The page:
In August of 2020, the Constitutional Court gave the Ministry of Health six months to implement a definitive solution to wastewater contamination in Tamarindo. However, the sanitary sewer system to put an end to the problem won’t arrive until 2026.
That is what is foreseen by the Aqueducts and Sewers Institute (AyA- Acueductos y Alcantarillados) in the project implementation schedule. Although the court decision was directed to the Ministry of Health, the institution gave the order to AyA because they affirm that the only way to remedy the historical problem is building the sewer system.
“Although the court gave six months, it’s impossible to carry out the project in that interval,” said the director of the Santa Cruz Area Health Administration, Warren Chavarria.
In many cases, we don’t know where the wastewater comes from because it’s a tangled mess. What’s in Tamarindo is like a labyrinth. Studies have to be done to determine where the wastewater comes from and consider the project with the particularities of Tamarindo, which is on the coast,” he added.
Until the first half of 2022, the project will continue in the stage of pre-investment studies and final designs.
“Its results will allow later phases of the project to begin, including managing the source of financing and the pre-execution and execution (construction) stages,” said the AyA Sanitation Design Area via email in response to inquiries from The voice.
The institution also has to acquire land, evaluate environmental viability and financing.
In total, the work will cost about ¢7 billion (about $11.7 million), of which ¢300 million (about $500,000) will come from AyA’s own funds for land acquisition and the constitution of easements (rights of way through private land, for example, to install a pipeline) and ¢6 billion (about $10 million) will come from external financing for pre-investment studies and construction.
Tamarindo has experienced fast growth with little planning of infrastructure for hotels, businesses, residencial areas and even visitors. “Having wastewater management wasn’t projected, and it’s quite a large burden,” said Chavarria.
The Tamarindo Development Association (ADIT- Asociación de Desarrollo de Tamarindo) estimated that 3,500 people lived in the community in 2000 and the number increased to 7,600 in 2019, not counting visitors, which could bring that figure up to 100,000 people per year.
The Area Health Administration only provides temporary solutions to avoid an unmanageable overflow of the problem. Chavarria calls them “individual solutions.”
During 2021, three sanitary orders have been issued, of which two are pending. But there might be other unresolved ones from previous years, Chavarria commented.
The Municipality of Santa Cruz has been in charge of one of the pending orders since last year. “The municipality is making the designs and plans to rebuild a stormwater sewer that had been built by a developer, to which businesses and neighbors were connected,” commented ADIT’s project manager, Eduardo Vargas.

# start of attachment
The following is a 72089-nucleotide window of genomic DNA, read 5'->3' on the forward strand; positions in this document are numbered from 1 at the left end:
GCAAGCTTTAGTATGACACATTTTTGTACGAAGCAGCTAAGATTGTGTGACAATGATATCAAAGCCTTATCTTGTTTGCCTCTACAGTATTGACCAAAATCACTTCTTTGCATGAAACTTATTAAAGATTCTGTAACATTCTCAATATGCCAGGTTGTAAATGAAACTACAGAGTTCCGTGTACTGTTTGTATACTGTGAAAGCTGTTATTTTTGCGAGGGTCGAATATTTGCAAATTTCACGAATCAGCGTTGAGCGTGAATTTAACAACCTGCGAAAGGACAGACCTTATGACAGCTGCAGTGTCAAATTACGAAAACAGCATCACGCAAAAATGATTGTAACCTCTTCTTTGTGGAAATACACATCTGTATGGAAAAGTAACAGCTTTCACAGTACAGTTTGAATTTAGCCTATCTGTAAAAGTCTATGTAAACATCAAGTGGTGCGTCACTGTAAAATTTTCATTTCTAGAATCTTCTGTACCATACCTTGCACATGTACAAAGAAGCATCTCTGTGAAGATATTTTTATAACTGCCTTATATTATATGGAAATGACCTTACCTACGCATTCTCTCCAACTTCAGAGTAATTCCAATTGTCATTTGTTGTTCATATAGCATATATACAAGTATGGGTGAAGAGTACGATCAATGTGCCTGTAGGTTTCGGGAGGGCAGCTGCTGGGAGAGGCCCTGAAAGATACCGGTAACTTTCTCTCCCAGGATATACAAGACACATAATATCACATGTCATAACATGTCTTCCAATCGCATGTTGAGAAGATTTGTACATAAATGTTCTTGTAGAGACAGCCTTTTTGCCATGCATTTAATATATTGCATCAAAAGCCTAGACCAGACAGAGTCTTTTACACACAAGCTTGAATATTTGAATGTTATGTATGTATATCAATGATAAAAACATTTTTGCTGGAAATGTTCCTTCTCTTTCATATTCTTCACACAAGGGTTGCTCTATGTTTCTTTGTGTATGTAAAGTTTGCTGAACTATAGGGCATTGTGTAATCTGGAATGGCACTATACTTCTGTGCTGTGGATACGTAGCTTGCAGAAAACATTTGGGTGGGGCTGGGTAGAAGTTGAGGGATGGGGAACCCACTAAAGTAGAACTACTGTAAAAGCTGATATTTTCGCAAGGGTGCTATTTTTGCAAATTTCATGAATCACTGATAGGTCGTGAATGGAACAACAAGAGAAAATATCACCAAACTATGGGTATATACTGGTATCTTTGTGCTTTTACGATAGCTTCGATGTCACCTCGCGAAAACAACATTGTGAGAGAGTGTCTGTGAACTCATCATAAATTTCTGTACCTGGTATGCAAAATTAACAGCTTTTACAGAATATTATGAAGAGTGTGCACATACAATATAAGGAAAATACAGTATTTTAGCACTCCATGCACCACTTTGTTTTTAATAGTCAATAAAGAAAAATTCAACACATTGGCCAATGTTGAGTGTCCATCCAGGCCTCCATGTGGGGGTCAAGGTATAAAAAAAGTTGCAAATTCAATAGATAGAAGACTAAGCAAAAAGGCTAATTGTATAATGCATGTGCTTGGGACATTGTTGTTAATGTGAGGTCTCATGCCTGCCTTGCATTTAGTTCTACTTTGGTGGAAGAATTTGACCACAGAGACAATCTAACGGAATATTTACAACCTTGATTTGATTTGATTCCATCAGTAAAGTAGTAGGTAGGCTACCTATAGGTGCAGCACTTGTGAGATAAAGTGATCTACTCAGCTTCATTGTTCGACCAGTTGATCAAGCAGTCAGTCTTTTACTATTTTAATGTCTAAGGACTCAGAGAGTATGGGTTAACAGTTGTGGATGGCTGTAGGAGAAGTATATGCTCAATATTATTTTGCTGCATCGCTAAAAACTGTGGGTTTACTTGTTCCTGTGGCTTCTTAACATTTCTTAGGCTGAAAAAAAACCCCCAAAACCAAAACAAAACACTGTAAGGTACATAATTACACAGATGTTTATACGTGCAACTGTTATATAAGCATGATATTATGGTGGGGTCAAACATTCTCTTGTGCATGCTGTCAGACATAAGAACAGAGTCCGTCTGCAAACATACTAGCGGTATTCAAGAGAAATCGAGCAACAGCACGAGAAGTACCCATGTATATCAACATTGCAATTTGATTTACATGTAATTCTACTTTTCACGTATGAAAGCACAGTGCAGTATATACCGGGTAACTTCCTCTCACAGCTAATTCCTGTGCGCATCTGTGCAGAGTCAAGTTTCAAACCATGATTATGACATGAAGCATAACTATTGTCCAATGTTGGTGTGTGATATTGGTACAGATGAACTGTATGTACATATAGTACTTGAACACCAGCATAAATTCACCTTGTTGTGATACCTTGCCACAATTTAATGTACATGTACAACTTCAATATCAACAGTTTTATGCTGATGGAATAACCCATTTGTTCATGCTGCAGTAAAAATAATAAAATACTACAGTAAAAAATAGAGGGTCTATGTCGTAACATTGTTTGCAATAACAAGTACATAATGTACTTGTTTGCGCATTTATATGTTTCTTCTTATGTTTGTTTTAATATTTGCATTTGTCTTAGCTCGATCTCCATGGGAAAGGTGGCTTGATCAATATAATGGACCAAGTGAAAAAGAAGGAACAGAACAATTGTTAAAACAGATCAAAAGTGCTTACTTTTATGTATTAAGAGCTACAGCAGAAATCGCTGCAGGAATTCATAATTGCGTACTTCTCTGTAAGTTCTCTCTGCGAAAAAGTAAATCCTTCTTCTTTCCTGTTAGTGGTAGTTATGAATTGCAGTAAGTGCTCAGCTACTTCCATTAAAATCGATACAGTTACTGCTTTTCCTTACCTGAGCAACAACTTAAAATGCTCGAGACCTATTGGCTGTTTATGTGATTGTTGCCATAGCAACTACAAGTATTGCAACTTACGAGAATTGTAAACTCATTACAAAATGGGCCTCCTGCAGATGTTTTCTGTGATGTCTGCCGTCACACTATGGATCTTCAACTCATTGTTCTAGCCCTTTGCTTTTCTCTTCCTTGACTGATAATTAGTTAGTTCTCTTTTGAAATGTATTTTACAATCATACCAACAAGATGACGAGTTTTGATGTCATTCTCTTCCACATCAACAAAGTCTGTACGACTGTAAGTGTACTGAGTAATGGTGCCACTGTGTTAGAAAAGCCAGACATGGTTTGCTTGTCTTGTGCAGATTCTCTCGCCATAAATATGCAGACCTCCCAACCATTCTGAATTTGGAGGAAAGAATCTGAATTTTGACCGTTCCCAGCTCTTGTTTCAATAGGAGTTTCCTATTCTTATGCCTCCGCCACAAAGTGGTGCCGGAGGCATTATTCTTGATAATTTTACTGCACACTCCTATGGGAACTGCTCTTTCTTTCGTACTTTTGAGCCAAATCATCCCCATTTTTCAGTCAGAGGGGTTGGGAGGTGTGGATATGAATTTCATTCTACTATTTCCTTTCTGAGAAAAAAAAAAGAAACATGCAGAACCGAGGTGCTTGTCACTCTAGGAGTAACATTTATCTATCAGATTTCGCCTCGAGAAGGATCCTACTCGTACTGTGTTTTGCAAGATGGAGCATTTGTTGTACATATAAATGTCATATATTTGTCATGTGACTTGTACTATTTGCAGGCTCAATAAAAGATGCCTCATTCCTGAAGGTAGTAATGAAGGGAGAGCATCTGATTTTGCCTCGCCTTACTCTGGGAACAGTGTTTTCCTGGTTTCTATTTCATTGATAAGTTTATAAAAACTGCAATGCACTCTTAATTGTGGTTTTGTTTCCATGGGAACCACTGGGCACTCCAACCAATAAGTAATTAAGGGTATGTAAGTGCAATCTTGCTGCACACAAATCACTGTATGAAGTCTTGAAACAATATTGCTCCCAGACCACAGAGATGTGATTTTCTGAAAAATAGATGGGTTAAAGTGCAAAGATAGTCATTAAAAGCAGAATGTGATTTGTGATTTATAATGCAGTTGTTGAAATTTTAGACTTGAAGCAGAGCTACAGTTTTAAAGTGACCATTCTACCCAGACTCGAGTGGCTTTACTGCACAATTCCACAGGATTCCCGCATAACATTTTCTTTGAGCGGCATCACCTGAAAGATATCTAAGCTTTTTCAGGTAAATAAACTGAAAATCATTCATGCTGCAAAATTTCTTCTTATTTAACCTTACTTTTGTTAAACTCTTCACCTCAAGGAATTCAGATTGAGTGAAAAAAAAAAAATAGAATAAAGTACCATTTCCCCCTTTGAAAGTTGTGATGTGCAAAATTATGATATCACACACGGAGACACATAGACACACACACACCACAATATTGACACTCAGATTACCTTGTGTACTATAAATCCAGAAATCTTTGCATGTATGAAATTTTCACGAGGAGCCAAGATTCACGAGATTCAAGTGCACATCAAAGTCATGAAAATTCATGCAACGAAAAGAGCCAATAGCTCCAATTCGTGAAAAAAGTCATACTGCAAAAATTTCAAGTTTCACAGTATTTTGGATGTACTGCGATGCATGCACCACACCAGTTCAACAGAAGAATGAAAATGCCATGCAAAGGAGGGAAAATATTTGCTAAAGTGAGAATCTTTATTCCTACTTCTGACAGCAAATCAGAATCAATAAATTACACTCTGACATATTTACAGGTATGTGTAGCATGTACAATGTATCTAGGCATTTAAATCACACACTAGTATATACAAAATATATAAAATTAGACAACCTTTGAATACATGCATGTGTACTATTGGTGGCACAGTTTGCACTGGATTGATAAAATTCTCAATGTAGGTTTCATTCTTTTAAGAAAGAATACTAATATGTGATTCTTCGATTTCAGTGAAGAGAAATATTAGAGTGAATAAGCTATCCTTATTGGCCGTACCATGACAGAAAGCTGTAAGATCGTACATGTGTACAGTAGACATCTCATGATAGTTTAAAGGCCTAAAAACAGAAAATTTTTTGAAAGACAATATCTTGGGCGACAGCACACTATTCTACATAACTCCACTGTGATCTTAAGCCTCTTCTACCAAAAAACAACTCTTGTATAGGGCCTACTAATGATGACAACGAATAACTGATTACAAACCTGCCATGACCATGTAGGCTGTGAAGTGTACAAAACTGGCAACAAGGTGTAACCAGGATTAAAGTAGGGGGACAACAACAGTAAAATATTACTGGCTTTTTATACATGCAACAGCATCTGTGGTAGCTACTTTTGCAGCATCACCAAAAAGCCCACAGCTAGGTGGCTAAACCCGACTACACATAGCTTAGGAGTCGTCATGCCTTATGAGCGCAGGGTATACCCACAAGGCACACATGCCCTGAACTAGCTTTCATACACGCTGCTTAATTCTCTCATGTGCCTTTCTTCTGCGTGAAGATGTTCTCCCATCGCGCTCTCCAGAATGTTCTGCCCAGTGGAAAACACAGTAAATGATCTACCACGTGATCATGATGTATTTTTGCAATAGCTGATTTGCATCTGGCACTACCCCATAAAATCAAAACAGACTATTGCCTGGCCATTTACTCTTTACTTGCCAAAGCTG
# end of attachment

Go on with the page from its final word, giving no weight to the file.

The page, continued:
We expect that to end no later than next year. We are working with the municipality and telling the neighbors and businesses that they have to correct their problems because soon they won’t have a place for their water to go,” he added.
ADIT is also managing acquisition of resources to start a couple of projects that will improve the wastewater deposit: bioplanters and some wire meshes to place in the stormwater sewers so as to prevent solid waste, such as mud, leaves, bottles and cans, from reaching the ocean.
“Bioplanters are like a treatment system with plants that purify the water that arrives there before it goes to the sea. We already have the science of how to do it. Right now we are calculating costs to see how much each of the nine that we are thinking of doing costs, which will be in the nine most critical points,” explained Vargas.
When someone files a complaint or the Area Administration detects a discharge of wastewater (be it sewage or soapy water), they identify the source and issue a sanitary order to look for a solution.
“There is a bad habit of only connecting the sewage to the septic tank but not the soapy water, which in general is discharged into a drainage ditch,” said Chavarria. “The ideal is for these waters to be connected to the drainage so that they are filtered and don’t go to the public roadway, much less to the sea, in Tamarindo’s case.”
When people dispose of wastewater well —in cases where there is no sanitary sewer system— “it is contained like in a pit with rocks and sand. It’s a traditional system,” explained Chavarria. In other words, it’s a less sophisticated way of handling it than a sewage system but, with the current possibilities, it’s the best option.
The director indicated that if businesses and houses continue to mismanage wastewater, the community “is shooting itself in the foot.”
They make a living from tourism and these activities pollute the beach and its surroundings. In the future, we’re going to have such a serious impact that it could lead to the area not being attractive to tourists and that would generate economic problems,” Chavarria pointed out.
Lawyer Walter Brenes, who filed the appeal for protection that resulted in the August 2020 Constitutional Court decision, told The Voice that he continues to monitor progress on a solution and that one of his biggest concerns is that the project might never happen in the end.
If you notice poor wastewater disposal in this community or elsewhere in Santa Cruz, you can report it to the Area Health Administration at 2680-0160 or by emailing [email protected]